Strips & Needles – A Day in the Life responds to a staggering reality — nearly half of all people in the U.S. experience direct, adverse impacts of diabetes. The project benefits patients and families living with diabetes, health care providers and the general public. Building community, raising awareness and humanizing the patient are but a few impacts that translate into long-term, lasting impacts, particularly within the health care community.

Art from the Strips & Needles ExhibitThe project is a narrative art and medicine initiative centered on the installation of 365 Lucite panels. Each panel encapsulates the syringes and test strips used by the artist each day. A digital story loop will play alongside the installation, connected to a participatory station for visitors to share their own stories and ideas.

A primary goal of this project, is to create a humanizing opportunity for health care providers and students of medicine and allied health fields to reflect and reconsider the patient. Delivering a project that incorporates the visual arts, digital arts and narrative nonfiction storytelling, enables participants experiencing the exhibition to step outside of their everyday routine so they can reflect and reconsider their actions. Then, they can step back in. When they do, we hope to have achieved a primary goal of this project — to create long-term impacts on health care provider’s thinking and actions in patient care. This means humanizing clinical care and recognizing our patients’ individuality.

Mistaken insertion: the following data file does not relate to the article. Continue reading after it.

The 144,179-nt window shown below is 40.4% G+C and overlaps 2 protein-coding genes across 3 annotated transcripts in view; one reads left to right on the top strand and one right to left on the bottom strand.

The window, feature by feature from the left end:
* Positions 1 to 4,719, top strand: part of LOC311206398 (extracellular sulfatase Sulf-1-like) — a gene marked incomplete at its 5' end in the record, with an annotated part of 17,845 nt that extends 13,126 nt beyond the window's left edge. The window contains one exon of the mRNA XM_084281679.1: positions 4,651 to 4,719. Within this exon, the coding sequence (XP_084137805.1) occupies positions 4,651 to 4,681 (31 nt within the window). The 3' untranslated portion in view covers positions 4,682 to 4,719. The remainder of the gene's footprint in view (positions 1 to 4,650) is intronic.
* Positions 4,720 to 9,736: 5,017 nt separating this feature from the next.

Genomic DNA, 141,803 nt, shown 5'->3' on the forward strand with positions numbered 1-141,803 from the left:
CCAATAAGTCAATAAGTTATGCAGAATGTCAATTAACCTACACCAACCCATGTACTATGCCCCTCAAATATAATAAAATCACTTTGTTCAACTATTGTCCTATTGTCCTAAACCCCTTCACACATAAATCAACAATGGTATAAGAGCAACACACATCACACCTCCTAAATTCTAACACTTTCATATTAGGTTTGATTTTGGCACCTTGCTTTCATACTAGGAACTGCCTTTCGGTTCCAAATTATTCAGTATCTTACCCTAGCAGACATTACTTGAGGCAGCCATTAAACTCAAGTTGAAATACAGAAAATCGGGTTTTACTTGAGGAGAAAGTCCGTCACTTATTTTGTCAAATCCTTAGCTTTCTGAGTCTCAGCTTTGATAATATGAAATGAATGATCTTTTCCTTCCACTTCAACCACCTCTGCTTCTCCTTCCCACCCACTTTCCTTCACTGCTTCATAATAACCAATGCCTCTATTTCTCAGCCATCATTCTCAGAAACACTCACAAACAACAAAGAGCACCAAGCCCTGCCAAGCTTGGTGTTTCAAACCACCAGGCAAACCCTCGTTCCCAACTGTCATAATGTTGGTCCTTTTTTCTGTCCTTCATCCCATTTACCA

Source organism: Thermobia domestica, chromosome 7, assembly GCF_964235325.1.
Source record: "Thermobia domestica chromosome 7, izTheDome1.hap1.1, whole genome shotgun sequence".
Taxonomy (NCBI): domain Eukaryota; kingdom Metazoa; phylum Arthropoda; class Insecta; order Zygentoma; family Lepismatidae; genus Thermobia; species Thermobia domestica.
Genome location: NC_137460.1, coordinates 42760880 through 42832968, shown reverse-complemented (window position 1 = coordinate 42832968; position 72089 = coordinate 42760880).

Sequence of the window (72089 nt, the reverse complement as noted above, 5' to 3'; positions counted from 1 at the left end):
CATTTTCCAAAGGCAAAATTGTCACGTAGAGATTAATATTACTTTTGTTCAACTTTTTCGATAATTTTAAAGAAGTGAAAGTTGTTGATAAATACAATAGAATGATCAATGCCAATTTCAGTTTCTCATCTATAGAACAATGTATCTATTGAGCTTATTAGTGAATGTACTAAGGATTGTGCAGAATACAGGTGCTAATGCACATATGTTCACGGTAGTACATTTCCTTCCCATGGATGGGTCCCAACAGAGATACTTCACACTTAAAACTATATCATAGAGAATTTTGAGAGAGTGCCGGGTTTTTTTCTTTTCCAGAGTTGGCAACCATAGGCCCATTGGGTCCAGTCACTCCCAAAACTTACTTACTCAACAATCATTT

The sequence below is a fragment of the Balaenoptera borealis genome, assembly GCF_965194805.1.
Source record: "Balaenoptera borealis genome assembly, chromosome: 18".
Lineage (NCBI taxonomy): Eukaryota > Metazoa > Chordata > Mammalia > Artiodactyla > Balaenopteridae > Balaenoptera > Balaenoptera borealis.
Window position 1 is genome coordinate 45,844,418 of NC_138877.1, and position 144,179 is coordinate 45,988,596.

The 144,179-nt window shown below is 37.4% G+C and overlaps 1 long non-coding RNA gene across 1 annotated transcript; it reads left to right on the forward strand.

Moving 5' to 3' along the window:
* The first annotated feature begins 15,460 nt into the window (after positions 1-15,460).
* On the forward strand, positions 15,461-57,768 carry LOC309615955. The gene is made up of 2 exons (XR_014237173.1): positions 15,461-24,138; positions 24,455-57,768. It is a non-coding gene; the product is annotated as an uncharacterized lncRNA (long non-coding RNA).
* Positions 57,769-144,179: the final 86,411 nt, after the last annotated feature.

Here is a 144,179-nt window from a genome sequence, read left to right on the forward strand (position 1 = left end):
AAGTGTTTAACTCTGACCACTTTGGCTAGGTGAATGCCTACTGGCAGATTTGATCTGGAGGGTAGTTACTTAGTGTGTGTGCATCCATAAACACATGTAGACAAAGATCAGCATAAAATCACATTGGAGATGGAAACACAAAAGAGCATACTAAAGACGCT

Through events that use the exhibition as a catalyst for dialogue, programming will:

  1. Bring hidden rituals of the disabled into the purview of the public.
  2. Elicit the curiosity of viewers to promote interest in science, technology, engineering, art and mathematics (STEAM).
  3. Promote the human element in health care.
  4. Drive public dialogue about health and wellness.

This exhibit will be on display in the lobby of the Health Sciences Education Building from the start of September to the end of November.